How do we at the Banque de France and the ACPR, given our role and experience as a supervisor, plan to address these new challenges? This is what I would like to briefly discuss with you today, after a quick recap of the regulatory framework for open banking and the lessons that can be drawn from it to guide the development of open finance.
A – As regards the assessment of and lessons learned from the regulatory framework for open banking, I would like to start by recalling:
1 – The key principles that governed the sharing of payment data: on the one hand, the creation of appropriate statuses and, on the other, the strengthening of security requirements for access.
The creation of the payment service or electronic money service provider status has fostered the emergence of an open banking ecosystem. The introduction of an agent status has also contributed to this process, by creating a gradual - proportionate - regulatory framework: it thus allows emerging players to test the suitability of their services with the market under the aegis of a licensed institution, before applying for a license themselves, if necessary.
2 – These developments have led to the rapid growth of Fintechs, drawing on their competitive advantages: speed, agility and responsiveness to customer needs. The increase in the number of licences and authorisations issued by the ACPR illustrates this success: more than half of the 62 electronic money institutions and payment institutions currently in operation were licensed after 2018; the number of agents registered with the ACPR has risen by more than 40% in one year, with almost 3,300 decisions to register agents in 2021.
3 – However, the framework established for open banking has its limitations.
First, in terms of the openness of the market: the new service providers remain dependent on traditional institutions, in particular for the opening of a segregated account, which raises questions given the difficulties that many Fintechs encounter in practice in accessing accounts.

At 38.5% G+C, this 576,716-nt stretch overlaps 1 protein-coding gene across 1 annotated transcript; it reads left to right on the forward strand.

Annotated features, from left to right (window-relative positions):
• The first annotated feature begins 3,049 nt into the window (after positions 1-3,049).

In technical terms too. While the use of APIs makes account access more secure, these interfaces must also ensure that new entrants are able to provide their services at a level of quality that is consistent with their business model, as I will discuss later.
B – As part of our supervisory duties, I can draw two lessons from these observations for the development of open finance regulations: one concerns the statuses that are necessary for the opening of the market, and the other concerns the technical means to ensure proper security.
1 – While the creation of new statuses would appear to promote the emergence of new business models, we must nevertheless seek to limit unnecessary sources of complexity and, more fundamentally, the risks of regulatory arbitrage. Here are two examples to illustrate my point.
The first concerns the electronic money and payment service activities and the associated risks, which are now very similar. And yet, there are still differences in their prudential and anti-money laundering frameworks. There are also differences between the competent authorities when it comes to assign innovative payment solutions to regulatory categories.
My second example concerns the draft European MiCA regulation on crypto-asset markets. This draft regulation distinguishes between two kinds of stablecoins: those intended as investment instruments and backed by baskets of assets, Asset-Referenced Tokens (ART), and tokens for payments, Electronic Money Tokens (EMT), whose requirements are similar to those for electronic money. This distinction requires vigilance in two respects: first, if they are not subject to the same rules, ARTs should not be able to be used for payment purposes; second, care should be taken to ensure that the regulatory requirements are clearly formulated in order to avoid multiple layers of redundant regulation.